That feature can make the car seem more open and roomy, and it is fairly novel — especially since the Ocean SUV lacks this particular style. However it’s not uncommon in modern electric cars, as automakers attempt to make the most of all the extra space afforded by the electric drivetrain.
Fisker Pear: Battery and range
Fisker has announced that the Pear will have at least two battery options, and that the “Hyper Range pack” is aiming for a 310-mile range estimate. While that won't likely be available as part of the sub-$30k price tag, it is still an impressive top range.
The Fisker Ocean offers between 250 and 350 miles, depending on the trim. We hope that the entry level Pear offers somewhere around 250, especially since the Chevy Bolt offers 259 miles of range for about $4,000 less.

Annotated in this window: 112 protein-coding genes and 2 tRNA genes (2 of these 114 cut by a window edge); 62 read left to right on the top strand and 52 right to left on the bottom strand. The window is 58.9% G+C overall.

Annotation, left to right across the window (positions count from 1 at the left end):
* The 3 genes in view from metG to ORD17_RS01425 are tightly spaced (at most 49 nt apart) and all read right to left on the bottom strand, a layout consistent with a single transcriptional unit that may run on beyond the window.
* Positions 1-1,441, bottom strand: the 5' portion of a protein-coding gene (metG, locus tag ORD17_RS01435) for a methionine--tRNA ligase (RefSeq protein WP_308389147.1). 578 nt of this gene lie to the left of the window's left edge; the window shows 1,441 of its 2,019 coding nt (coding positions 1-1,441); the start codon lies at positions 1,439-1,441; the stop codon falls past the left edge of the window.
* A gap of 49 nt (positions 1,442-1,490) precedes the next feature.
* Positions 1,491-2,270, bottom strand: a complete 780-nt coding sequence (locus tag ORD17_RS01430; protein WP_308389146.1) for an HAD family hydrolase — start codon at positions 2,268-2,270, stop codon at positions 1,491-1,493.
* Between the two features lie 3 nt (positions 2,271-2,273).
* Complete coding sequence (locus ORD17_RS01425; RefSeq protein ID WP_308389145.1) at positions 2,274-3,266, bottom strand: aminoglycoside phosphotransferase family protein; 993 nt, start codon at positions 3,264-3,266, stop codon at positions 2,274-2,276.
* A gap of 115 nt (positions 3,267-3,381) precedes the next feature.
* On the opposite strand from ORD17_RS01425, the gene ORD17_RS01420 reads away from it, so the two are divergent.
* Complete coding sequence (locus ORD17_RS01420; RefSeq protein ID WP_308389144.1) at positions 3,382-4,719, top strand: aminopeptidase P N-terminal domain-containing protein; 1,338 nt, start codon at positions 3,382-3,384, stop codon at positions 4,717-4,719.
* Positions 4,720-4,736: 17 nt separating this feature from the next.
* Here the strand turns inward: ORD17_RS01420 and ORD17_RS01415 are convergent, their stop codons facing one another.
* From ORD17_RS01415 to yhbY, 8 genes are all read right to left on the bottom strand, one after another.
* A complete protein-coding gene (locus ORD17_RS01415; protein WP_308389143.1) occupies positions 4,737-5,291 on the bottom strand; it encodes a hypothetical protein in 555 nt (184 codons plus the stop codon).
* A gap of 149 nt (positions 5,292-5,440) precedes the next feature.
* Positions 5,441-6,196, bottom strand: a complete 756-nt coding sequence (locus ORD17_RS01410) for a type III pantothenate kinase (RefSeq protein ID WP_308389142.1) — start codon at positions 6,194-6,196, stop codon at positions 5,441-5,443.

We don’t know how fast the Pear will be able to charge, given its low price tag. The Fisker Ocean is capable of handling up to 350 kW speeds, which adds 200 miles of range in around 30 minutes. We don’t expect the Pear to offer those high charging speeds, certainly not in the entry-level trim, but stranger things have happened. That said anything less than 150 kW is going to be a serious disappointment.
Fisker Pear: Performance
So far Fisker hasn’t revealed any details about the level of performance we can expect from the Pear EV. But, considering it’s designed to be cheap, there’s no way you’re getting supercar-level performance.